Many trees produce resin, a thick liquid that typically oozes from wounds in the tree. While some scientists view resin as a waste product of the tree, resins have been shown to protect certain trees from insects, fungi, and other pests.1 Thus, resin is probably something purposefully produced by the tree.
If resin hardens, it forms amber, which is considered valuable both as a component for jewelry as well as a means by which fossils can be preserved. The photo above, for example, shows a spider that has been remarkably well-preserved by amber. It is assumed that the spider was trapped in a tree’s resin, and then the resin hardened around the spider. Because this forms a nearly airtight container, decomposition is greatly reduced, allowing for the formation of an incredibly well-preserved fossil.
Not surprisingly, different kinds of trees will produce different kinds of resin, which leads to different kinds of amber. Currently, there are five known classes of amber, based upon the specific chemical compounds that make up the amber. It has been generally thought (quite reasonably) that the chemicals in the amber are reflective of the kind of tree that originally produced the resin. However, that thinking will have to change in order to preserve the hypothesis of evolution.
In October of 2009, the journal Science published a report by P. Sargent Bray and Ken B. Anderson that discusses some amber they found. Chemical analysis puts the amber in a particular class that is supposed to have been formed by trees that make flowers. All flower-producing plants are called angiosperms, so this amber has all the characteristics of having been made by an angiosperm.2
There’s just one problem. The amber was found in Carboniferous rock that is supposed to be 320 million years old. Angiosperms supposedly evolved only about 140 million years ago. Thus, this amber is about 180 million years “too early” in the fossil record. How do the authors get around this inconvenient fact? Very easily:
Our data do not imply that angiosperms existed in the Carboniferous, because the fossil record does not record unequivocal angiosperm fossils until the Cretaceous. However, our data do suggest that the divergence of the biosynthetic mechanisms needed to produce resins based on regular and enantio-series labdanoid diterpenes predates both the emergence of true conifers and the differentiation of angiosperms and gymnosperms.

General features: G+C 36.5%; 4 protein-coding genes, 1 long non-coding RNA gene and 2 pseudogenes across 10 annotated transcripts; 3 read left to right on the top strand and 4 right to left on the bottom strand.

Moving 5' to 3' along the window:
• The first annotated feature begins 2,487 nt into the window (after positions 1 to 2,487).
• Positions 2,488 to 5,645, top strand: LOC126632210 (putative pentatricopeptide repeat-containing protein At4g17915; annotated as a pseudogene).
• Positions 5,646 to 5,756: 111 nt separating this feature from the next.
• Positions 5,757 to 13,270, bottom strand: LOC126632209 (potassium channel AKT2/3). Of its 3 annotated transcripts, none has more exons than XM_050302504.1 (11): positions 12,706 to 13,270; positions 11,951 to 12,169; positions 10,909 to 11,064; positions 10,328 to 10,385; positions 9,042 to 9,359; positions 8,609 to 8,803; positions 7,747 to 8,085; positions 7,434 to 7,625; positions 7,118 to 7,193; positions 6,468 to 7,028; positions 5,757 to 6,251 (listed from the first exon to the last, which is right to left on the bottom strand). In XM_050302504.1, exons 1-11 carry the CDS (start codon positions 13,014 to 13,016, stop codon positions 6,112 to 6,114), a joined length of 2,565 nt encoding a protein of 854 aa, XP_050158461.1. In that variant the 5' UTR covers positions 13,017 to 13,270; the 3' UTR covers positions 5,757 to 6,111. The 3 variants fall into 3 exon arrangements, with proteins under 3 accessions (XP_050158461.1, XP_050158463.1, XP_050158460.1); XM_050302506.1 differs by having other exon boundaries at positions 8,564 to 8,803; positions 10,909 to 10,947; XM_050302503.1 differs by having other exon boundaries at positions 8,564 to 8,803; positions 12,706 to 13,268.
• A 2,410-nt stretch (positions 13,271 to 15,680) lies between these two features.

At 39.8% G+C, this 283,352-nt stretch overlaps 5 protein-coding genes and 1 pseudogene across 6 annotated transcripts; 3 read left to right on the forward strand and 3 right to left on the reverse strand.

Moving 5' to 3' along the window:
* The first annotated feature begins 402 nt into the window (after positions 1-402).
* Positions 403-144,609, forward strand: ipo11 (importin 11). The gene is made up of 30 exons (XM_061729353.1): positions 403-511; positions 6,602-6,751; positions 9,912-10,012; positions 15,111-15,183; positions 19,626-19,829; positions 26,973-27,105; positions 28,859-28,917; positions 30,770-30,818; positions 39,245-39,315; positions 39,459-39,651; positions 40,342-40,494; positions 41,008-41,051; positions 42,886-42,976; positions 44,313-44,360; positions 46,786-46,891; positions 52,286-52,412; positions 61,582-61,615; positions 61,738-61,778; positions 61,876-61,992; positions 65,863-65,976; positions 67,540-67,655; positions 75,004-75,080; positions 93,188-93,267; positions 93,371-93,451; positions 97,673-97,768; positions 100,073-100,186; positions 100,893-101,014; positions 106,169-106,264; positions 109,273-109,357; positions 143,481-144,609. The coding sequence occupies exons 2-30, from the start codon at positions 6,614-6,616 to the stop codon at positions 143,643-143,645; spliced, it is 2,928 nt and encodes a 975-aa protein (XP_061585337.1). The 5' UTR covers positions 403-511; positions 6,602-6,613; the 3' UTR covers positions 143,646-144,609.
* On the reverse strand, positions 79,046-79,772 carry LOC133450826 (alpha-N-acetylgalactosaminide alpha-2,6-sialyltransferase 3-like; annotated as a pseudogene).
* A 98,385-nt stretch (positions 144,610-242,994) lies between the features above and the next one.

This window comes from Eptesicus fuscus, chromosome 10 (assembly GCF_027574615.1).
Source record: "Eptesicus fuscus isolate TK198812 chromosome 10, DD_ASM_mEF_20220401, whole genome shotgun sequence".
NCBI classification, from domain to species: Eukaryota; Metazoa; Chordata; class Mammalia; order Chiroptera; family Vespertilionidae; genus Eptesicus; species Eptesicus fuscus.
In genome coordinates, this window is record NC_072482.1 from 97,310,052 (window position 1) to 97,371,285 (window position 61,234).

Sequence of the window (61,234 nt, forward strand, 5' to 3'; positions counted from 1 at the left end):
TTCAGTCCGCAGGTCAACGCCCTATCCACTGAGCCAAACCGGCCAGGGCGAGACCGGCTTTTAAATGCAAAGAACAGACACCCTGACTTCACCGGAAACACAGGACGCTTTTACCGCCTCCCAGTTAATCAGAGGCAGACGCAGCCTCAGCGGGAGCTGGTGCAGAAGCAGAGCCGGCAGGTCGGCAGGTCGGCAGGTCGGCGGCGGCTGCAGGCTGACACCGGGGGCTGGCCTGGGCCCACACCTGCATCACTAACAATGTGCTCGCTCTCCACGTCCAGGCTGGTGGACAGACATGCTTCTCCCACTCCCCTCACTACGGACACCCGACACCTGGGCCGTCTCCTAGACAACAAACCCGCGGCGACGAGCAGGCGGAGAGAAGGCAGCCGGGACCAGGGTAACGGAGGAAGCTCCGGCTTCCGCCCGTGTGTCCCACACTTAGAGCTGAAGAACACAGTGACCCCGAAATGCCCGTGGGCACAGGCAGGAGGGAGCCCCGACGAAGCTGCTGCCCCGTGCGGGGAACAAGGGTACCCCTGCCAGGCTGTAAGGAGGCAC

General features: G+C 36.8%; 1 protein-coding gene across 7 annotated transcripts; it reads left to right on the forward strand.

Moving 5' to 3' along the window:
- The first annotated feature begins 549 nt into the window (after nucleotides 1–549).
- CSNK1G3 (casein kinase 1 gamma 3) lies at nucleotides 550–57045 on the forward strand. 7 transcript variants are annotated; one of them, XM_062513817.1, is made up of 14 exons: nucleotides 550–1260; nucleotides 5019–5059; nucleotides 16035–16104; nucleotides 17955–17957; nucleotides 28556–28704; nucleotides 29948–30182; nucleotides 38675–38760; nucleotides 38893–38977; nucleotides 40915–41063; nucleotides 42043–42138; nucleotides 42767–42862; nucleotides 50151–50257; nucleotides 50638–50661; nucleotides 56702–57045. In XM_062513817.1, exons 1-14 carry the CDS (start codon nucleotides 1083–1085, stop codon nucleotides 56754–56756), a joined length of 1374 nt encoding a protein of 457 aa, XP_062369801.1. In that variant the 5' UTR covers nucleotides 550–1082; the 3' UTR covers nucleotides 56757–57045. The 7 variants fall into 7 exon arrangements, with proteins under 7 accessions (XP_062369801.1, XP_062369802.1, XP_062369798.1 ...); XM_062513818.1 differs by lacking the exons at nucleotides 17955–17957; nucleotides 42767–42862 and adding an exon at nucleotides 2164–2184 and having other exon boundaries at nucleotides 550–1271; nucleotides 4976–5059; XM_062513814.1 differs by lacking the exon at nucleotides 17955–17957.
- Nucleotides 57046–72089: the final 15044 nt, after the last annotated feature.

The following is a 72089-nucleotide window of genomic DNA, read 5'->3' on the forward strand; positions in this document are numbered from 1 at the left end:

Don’t get lost in the jargon and miss what the authors are saying here. They are basically saying that because angiosperms don’t “belong” in the kind of rock this amber was found in, they are forced to ignore the clear chemical evidence that this amber was made by an angiosperm. Instead, they must assume that the complex chemical mechanisms by which resin forms evolved prior to the appearance of true conifers (cone-making trees like evergreens) and angiosperms (flower-making plants).
That’s not enough, however. They must also assume that the chemistry of amber is not reflective of the kind of tree that produced it in the first place. As a commentary that appears in the same issue of Science notes:3
The discovery by Bray and Anderson reveals that resins of extremely similar molecular composition can be produced by entirely unrelated plants. This astonishing evolutionary convergence at the molecular level presents a cautionary message to those who study amber. It is standard practice to assign the botanical origins of an amber deposit to a genus or family of plants based just on the amber chemistry. (emphasis mine)
So what does an evolutionist do when a fossil find contradicts his treasured hypothesis? He just waves the magic wand of “convergent evolution.” Remember, similarities between species are strong evidence for evolution, except when the hypothesis of evolution cannot accommodate them. When that happens, the similarities are a result of “convergent evolution,” a process by which species have similarities based on sheer coincidence alone.
So in this case, the fact that the amber has all the chemical features of being made by an angiosperm must be ignored. Instead, because the amber appears “too soon” in the fossil record for angiosperms, we must assume that it was made by something other than an angiosperm. Furthermore, we must assume that the similarities between its chemistry and the chemistry of resin made by angiosperms is the result of sheer coincidence.
That’s the kind of mental gymnastics it takes to be an evolutionist today.
1. Jean H. Langenheim, Plant resins: Chemistry, Evolution, Ecology, and Ethnobotany, Timber Press, 2003, pp. 196-254
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